The Paonia Board of Trustees will hold a special meeting at 6:30 p.m. Monday, Sept. 10, to consider comments to the Bureau of Land Management Colorado River Valley Field Office regarding the proposed December oil and gas lease sales.
Alex Johnson with the Western Slope Conservation Center and Andrew Forkes-Gudmundson with Citizens for a Healthy Community spoke at the Aug. 28 town board meeting, explaining that the town's comments, contained in a five-page scoping letter, was omitted from the BLM's Preliminary Environmental Assessment (EA).
The town drafted the scoping letter during a series of public meetings, which it scrambled to fit into the public comment period. During these meetings, residents and trustees raised concerns about the lease sale scoping notice. These concerns included potential health impacts to residents, impacts to town revenue sources like hunting, recreation, and agritourism, traffic increases, and potential natural disasters arising from fracking-induced seismicity.
"The Town of Paonia feels it is extremely unfortunate that apparently its comments were not taken into account," said town administrator Ken Knight. During the meeting he read an email he received from Allen Crockett stating that the BLM had omitted the town's scoping letter from the EA. Knight and some of the trustees expressed concern regarding the omission, and set the special meeting to approve a new comment in response to the Lease Sale EA.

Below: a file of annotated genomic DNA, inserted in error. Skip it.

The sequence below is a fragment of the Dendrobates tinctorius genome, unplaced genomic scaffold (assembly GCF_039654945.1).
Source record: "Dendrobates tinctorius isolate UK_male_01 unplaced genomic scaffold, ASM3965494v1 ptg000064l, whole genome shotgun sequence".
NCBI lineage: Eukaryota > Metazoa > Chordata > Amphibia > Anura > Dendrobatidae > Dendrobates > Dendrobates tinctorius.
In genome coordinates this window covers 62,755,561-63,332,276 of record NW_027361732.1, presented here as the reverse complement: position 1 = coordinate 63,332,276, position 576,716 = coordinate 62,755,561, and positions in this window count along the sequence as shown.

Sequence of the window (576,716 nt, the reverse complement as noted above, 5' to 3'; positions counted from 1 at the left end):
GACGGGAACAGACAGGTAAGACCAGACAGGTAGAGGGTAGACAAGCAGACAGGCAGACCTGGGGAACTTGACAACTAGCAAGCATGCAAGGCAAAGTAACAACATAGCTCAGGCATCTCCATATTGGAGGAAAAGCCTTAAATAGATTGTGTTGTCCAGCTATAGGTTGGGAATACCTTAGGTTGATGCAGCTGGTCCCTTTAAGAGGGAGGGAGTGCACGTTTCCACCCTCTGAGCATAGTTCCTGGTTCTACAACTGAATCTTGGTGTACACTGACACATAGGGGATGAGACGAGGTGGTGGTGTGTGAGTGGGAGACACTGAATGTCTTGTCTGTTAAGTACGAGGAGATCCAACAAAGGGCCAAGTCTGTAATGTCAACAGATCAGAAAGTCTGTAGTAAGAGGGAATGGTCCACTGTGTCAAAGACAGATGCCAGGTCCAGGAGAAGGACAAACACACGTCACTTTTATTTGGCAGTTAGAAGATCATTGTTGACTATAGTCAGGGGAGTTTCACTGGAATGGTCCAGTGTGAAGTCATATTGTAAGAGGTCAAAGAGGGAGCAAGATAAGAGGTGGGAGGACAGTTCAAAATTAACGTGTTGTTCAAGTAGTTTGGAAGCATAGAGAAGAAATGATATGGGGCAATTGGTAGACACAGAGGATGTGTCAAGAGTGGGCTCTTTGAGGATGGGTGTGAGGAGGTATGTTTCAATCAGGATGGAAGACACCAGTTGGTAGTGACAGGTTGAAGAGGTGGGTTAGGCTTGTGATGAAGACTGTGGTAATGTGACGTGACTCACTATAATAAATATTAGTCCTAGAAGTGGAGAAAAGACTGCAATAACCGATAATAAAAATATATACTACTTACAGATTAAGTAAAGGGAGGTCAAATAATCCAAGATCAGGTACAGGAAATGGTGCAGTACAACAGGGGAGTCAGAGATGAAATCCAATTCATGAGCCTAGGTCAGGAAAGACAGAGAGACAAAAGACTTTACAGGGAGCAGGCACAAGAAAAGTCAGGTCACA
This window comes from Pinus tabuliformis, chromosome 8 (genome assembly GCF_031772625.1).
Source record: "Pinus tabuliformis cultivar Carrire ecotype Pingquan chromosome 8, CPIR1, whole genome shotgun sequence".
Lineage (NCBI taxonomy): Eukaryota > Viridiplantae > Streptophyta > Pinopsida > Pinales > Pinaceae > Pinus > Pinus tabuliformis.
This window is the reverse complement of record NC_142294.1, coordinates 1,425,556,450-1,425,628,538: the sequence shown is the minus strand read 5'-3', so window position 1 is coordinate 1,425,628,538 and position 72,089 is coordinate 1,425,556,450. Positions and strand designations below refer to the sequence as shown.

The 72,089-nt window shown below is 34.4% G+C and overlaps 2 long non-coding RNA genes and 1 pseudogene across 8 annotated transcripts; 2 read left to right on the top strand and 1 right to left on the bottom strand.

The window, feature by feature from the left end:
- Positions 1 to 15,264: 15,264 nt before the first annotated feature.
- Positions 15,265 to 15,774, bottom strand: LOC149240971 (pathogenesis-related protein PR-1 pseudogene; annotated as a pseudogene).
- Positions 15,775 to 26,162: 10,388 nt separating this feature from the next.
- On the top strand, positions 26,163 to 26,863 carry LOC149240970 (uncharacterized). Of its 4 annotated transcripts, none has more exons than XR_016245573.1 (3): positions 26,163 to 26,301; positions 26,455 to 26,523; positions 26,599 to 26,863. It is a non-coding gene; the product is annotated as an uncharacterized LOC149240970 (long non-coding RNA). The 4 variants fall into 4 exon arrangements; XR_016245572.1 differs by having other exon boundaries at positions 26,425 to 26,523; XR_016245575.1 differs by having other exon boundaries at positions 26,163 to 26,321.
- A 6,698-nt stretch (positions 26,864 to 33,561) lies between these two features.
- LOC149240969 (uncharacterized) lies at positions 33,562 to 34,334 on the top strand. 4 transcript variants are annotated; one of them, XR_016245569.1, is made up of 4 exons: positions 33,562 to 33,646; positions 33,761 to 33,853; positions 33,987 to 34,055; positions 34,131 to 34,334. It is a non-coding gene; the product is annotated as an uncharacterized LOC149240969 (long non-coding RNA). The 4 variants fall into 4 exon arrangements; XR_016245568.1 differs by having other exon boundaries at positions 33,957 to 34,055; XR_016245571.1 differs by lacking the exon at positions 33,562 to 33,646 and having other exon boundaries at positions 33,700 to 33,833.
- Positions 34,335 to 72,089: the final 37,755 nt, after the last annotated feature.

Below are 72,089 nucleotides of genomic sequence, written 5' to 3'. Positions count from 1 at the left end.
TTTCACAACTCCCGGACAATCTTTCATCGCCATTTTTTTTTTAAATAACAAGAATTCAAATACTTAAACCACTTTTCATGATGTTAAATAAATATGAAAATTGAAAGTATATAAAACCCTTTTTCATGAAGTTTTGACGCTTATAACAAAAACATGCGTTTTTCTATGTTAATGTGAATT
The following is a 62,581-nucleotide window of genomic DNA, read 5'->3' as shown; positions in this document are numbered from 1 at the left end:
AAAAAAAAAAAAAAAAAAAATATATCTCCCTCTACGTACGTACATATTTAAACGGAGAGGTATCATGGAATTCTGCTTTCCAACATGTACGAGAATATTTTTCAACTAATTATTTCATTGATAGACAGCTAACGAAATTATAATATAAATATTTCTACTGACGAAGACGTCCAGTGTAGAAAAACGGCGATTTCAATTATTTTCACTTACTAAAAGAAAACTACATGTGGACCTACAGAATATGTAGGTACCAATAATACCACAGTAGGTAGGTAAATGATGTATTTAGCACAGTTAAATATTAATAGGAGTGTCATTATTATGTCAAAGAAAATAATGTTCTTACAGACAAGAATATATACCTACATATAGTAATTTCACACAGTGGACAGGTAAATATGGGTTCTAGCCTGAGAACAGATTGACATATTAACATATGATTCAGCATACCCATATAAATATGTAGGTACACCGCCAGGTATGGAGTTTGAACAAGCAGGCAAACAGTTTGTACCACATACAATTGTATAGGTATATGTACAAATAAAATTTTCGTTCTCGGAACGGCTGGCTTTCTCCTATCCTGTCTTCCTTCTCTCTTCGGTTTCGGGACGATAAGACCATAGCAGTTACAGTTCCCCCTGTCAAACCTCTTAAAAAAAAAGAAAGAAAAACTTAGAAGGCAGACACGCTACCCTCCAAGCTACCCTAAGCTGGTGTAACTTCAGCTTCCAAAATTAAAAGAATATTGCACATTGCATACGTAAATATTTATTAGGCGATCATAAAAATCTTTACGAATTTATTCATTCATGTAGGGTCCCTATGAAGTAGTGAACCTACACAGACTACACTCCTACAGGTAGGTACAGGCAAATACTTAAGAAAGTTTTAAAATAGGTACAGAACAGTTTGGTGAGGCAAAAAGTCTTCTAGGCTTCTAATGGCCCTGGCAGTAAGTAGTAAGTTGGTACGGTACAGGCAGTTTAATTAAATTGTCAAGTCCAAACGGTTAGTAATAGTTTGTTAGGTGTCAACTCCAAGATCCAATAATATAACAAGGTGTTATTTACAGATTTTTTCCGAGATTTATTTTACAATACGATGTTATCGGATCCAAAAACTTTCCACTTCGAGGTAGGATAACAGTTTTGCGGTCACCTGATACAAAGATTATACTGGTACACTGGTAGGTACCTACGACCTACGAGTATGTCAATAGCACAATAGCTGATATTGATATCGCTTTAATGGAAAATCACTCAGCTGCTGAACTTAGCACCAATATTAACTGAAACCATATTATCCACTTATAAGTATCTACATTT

The BLM is obligated by the National Environmental Policy Act (NEPA) to respond to any relevant comment submitted during the environmental review process, said Forkes-Gudmundson. More importantly, the Town of Paonia is listed as a Coordinating Agency, meaning the BLM actively solicited the town's input during this process.
"It is clear from the contents of the Preliminary Environmental Assessment that the BLM either didn't receive or simply ignored the scoping letter submitted by the Town of Paonia."
Last January, the BLM was instructed by a Department of Interior internal memo to complete the environmental review process for lease sales in six months or less. In previous sales, explained Forkes-Gudmundson, the process took over a year to complete.
Johnson noted in a release, "The short timeline places unreasonable demands on the public, municipalities, and the BLM. Our communities have spent years engaging in BLM's land management processes, and this mistake, along with the lease sale as a whole, undermines local trust in our federal agencies."
The public comment period on the EA for the December oil and gas lease sale ends on Sept. 11. Citizens for a Healthy Community and the Western Slope Conservation Center are encouraging community members to attend the special meeting, as well as submit their own individual comments prior to the deadline.